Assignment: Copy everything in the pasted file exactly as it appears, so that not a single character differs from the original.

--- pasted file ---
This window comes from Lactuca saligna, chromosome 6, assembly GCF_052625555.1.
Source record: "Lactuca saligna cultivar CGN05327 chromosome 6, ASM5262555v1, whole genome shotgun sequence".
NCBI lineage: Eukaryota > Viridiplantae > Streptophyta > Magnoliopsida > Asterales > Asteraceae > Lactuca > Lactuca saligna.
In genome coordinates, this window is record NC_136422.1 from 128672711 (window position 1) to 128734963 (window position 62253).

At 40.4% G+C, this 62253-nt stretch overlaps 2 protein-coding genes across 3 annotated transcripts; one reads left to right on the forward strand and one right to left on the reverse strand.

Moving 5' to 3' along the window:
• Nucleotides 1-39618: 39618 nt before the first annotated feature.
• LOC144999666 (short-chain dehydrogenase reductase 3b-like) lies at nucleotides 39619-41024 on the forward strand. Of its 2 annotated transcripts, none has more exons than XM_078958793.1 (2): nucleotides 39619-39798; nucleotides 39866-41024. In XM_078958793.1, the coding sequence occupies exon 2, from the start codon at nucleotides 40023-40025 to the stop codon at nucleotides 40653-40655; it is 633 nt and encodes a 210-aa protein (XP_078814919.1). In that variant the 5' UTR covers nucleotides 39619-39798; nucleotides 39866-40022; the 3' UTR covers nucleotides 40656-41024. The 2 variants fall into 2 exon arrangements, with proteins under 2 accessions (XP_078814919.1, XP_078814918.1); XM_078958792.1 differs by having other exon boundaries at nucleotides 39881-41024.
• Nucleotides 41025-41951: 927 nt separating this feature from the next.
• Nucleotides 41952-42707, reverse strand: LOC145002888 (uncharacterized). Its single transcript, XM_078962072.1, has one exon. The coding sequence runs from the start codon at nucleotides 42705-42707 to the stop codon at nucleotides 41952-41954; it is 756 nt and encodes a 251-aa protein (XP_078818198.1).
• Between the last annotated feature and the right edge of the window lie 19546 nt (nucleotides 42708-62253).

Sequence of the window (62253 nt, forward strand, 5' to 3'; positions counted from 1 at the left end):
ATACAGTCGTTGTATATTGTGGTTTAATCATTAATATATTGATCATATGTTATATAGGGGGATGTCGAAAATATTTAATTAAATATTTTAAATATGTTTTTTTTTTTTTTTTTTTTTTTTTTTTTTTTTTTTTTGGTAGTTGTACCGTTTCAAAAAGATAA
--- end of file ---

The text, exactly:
This window comes from Lactuca saligna, chromosome 6, assembly GCF_052625555.1.
Source record: "Lactuca saligna cultivar CGN05327 chromosome 6, ASM5262555v1, whole genome shotgun sequence".
NCBI lineage: Eukaryota > Viridiplantae > Streptophyta > Magnoliopsida > Asterales > Asteraceae > Lactuca > Lactuca saligna.
In genome coordinates, this window is record NC_136422.1 from 128672711 (window position 1) to 128734963 (window position 62253).

At 40.4% G+C, this 62253-nt stretch overlaps 2 protein-coding genes across 3 annotated transcripts; one reads left to right on the forward strand and one right to left on the reverse strand.

Moving 5' to 3' along the window:
• Nucleotides 1-39618: 39618 nt before the first annotated feature.
• LOC144999666 (short-chain dehydrogenase reductase 3b-like) lies at nucleotides 39619-41024 on the forward strand. Of its 2 annotated transcripts, none has more exons than XM_078958793.1 (2): nucleotides 39619-39798; nucleotides 39866-41024. In XM_078958793.1, the coding sequence occupies exon 2, from the start codon at nucleotides 40023-40025 to the stop codon at nucleotides 40653-40655; it is 633 nt and encodes a 210-aa protein (XP_078814919.1). In that variant the 5' UTR covers nucleotides 39619-39798; nucleotides 39866-40022; the 3' UTR covers nucleotides 40656-41024. The 2 variants fall into 2 exon arrangements, with proteins under 2 accessions (XP_078814919.1, XP_078814918.1); XM_078958792.1 differs by having other exon boundaries at nucleotides 39881-41024.
• Nucleotides 41025-41951: 927 nt separating this feature from the next.
• Nucleotides 41952-42707, reverse strand: LOC145002888 (uncharacterized). Its single transcript, XM_078962072.1, has one exon. The coding sequence runs from the start codon at nucleotides 42705-42707 to the stop codon at nucleotides 41952-41954; it is 756 nt and encodes a 251-aa protein (XP_078818198.1).
• Between the last annotated feature and the right edge of the window lie 19546 nt (nucleotides 42708-62253).

Sequence of the window (62253 nt, forward strand, 5' to 3'; positions counted from 1 at the left end):
ATACAGTCGTTGTATATTGTGGTTTAATCATTAATATATTGATCATATGTTATATAGGGGGATGTCGAAAATATTTAATTAAATATTTTAAATATGTTTTTTTTTTTTTTTTTTTTTTTTTTTTTTTTTTTTTTGGTAGTTGTACCGTTTCAAAAAGATAA